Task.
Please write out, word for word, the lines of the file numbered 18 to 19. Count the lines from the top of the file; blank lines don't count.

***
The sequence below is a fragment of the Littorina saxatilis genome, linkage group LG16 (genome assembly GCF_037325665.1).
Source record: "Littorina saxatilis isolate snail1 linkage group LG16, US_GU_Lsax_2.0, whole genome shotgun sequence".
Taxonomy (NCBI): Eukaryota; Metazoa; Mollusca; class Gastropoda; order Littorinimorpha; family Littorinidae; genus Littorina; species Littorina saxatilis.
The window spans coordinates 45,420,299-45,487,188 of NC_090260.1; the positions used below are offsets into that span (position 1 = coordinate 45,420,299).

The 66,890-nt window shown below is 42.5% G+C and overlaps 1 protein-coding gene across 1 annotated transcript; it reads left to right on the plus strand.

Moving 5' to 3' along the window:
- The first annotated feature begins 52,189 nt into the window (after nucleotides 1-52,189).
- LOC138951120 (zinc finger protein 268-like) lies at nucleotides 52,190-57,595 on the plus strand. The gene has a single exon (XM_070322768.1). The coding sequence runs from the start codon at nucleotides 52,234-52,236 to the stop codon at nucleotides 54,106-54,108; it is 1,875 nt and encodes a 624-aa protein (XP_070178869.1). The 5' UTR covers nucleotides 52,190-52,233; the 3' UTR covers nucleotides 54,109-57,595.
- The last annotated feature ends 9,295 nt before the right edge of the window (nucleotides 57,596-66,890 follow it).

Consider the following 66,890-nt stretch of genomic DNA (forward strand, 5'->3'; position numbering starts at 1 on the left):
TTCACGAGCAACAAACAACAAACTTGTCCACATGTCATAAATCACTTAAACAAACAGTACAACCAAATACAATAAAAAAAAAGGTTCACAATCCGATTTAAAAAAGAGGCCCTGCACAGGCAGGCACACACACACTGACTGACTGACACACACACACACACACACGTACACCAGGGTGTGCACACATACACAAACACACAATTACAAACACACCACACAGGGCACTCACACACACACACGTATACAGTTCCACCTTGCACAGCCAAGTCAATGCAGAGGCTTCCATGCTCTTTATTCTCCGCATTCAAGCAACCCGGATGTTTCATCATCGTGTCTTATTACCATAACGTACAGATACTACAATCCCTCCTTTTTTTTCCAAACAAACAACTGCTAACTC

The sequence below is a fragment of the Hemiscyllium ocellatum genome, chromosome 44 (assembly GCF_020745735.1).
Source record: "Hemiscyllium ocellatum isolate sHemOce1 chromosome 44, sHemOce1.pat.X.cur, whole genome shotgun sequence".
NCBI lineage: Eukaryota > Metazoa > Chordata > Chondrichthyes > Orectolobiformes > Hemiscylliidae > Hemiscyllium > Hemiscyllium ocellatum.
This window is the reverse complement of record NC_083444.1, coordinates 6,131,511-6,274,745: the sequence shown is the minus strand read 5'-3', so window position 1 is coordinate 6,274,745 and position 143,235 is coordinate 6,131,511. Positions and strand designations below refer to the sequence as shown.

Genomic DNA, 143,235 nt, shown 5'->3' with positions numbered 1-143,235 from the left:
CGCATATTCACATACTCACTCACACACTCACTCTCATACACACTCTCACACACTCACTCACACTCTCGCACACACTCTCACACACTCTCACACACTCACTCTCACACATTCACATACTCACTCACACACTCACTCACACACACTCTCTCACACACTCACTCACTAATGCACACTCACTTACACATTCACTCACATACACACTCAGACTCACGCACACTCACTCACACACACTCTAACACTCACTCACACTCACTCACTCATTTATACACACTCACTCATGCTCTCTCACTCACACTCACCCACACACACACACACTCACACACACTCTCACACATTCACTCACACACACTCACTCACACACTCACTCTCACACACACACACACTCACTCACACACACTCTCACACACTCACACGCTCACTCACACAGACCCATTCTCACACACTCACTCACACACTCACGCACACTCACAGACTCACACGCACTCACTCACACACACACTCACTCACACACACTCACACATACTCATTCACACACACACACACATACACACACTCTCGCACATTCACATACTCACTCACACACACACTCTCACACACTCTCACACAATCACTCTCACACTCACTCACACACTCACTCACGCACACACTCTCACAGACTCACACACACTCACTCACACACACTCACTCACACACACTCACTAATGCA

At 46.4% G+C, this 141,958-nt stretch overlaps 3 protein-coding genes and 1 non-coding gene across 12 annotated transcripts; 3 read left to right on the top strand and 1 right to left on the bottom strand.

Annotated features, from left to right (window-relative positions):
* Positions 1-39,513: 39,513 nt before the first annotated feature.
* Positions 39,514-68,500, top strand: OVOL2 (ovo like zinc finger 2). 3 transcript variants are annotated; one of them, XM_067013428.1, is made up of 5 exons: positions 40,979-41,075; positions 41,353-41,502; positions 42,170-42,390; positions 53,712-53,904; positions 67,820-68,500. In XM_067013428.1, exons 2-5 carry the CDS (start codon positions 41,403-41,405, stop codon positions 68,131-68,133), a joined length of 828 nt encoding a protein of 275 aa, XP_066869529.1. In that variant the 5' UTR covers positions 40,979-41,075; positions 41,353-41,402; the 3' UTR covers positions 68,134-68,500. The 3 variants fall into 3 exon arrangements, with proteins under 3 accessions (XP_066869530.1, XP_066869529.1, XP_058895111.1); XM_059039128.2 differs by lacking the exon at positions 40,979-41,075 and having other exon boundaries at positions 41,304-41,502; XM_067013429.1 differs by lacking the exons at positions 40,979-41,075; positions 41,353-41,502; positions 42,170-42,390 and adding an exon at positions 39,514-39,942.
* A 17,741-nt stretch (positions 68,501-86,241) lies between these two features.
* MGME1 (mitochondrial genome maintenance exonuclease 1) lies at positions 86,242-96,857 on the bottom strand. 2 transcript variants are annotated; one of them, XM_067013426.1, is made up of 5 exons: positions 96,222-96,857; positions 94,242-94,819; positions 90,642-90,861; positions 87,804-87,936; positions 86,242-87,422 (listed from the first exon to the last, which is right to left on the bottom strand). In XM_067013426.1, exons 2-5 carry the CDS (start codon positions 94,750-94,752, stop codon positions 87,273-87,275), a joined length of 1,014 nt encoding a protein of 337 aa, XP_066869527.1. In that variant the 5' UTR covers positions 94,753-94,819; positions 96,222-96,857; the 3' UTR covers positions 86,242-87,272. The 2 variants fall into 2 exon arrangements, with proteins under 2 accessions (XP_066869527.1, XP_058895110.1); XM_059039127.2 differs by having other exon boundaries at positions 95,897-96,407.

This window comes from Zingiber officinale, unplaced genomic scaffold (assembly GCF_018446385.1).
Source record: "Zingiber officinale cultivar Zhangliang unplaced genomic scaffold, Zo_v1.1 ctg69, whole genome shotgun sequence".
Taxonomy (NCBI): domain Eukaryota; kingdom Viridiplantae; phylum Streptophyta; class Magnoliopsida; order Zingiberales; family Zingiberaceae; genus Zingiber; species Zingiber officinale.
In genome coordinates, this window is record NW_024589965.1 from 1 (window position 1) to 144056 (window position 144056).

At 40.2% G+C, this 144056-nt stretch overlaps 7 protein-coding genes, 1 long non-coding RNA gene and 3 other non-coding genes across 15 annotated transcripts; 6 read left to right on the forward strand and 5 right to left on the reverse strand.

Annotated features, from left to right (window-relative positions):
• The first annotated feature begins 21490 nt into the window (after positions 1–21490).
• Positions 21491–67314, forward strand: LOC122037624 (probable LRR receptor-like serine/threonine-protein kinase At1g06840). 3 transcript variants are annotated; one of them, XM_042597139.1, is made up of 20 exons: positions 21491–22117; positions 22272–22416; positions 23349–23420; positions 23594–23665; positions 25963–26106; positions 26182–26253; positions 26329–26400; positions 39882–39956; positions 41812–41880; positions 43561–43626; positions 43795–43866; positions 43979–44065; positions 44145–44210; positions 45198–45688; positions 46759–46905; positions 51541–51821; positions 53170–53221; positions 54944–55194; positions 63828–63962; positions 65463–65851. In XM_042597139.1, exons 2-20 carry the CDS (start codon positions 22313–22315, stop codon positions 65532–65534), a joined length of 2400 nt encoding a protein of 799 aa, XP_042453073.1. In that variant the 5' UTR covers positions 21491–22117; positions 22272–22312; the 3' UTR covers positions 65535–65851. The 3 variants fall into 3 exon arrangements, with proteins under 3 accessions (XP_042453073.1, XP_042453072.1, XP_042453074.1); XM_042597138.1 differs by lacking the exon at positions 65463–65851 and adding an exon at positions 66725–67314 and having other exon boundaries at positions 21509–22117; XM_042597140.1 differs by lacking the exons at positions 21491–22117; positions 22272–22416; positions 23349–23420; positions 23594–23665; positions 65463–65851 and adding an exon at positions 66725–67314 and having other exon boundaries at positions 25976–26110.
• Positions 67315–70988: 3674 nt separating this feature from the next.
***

At 46.4% G+C, this 141,958-nt stretch overlaps 3 protein-coding genes and 1 non-coding gene across 12 annotated transcripts; 3 read left to right on the top strand and 1 right to left on the bottom strand.

Annotated features, from left to right (window-relative positions):